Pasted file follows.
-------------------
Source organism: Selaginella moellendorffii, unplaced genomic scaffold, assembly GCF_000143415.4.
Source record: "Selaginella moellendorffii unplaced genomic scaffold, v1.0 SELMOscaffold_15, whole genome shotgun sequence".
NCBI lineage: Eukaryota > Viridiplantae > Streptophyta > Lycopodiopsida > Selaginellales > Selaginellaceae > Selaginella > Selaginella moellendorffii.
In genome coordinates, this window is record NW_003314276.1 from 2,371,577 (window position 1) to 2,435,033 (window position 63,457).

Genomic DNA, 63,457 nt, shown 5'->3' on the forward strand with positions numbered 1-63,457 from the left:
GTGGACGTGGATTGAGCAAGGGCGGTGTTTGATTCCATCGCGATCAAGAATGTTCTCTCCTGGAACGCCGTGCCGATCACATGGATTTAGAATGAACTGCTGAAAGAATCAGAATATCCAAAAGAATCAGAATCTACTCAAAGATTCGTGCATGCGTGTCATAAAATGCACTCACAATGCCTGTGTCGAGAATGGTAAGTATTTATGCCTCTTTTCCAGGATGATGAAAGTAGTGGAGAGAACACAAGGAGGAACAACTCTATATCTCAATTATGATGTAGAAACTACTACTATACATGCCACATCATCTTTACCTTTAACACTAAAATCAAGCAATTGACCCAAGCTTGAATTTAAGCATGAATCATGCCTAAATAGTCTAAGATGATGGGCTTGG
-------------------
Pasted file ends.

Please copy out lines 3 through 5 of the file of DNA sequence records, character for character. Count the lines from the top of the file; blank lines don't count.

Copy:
NCBI lineage: Eukaryota > Viridiplantae > Streptophyta > Lycopodiopsida > Selaginellales > Selaginellaceae > Selaginella > Selaginella moellendorffii.
In genome coordinates, this window is record NW_003314276.1 from 2,371,577 (window position 1) to 2,435,033 (window position 63,457).

Genomic DNA, 63,457 nt, shown 5'->3' on the forward strand with positions numbered 1-63,457 from the left: